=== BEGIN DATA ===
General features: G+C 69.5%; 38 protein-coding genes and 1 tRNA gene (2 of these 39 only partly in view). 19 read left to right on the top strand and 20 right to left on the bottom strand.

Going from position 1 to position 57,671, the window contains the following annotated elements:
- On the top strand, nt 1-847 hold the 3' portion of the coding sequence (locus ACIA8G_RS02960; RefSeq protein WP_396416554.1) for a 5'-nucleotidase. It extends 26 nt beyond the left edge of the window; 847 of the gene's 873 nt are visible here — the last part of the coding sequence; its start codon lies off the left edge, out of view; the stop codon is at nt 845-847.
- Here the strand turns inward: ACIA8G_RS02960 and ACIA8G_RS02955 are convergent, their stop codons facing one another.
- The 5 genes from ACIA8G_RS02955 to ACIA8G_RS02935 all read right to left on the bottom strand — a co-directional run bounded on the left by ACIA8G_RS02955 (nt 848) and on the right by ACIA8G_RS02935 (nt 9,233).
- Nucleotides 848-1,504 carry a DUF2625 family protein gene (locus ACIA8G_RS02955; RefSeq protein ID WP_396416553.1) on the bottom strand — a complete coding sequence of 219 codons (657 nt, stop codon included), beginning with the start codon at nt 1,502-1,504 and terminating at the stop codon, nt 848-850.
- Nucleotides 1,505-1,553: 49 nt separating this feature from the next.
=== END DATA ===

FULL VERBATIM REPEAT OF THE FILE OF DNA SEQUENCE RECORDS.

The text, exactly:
General features: G+C 69.5%; 38 protein-coding genes and 1 tRNA gene (2 of these 39 only partly in view). 19 read left to right on the top strand and 20 right to left on the bottom strand.

Going from position 1 to position 57,671, the window contains the following annotated elements:
- On the top strand, nt 1-847 hold the 3' portion of the coding sequence (locus ACIA8G_RS02960; RefSeq protein WP_396416554.1) for a 5'-nucleotidase. It extends 26 nt beyond the left edge of the window; 847 of the gene's 873 nt are visible here — the last part of the coding sequence; its start codon lies off the left edge, out of view; the stop codon is at nt 845-847.
- Here the strand turns inward: ACIA8G_RS02960 and ACIA8G_RS02955 are convergent, their stop codons facing one another.
- The 5 genes from ACIA8G_RS02955 to ACIA8G_RS02935 all read right to left on the bottom strand — a co-directional run bounded on the left by ACIA8G_RS02955 (nt 848) and on the right by ACIA8G_RS02935 (nt 9,233).
- Nucleotides 848-1,504 carry a DUF2625 family protein gene (locus ACIA8G_RS02955; RefSeq protein ID WP_396416553.1) on the bottom strand — a complete coding sequence of 219 codons (657 nt, stop codon included), beginning with the start codon at nt 1,502-1,504 and terminating at the stop codon, nt 848-850.
- Nucleotides 1,505-1,553: 49 nt separating this feature from the next.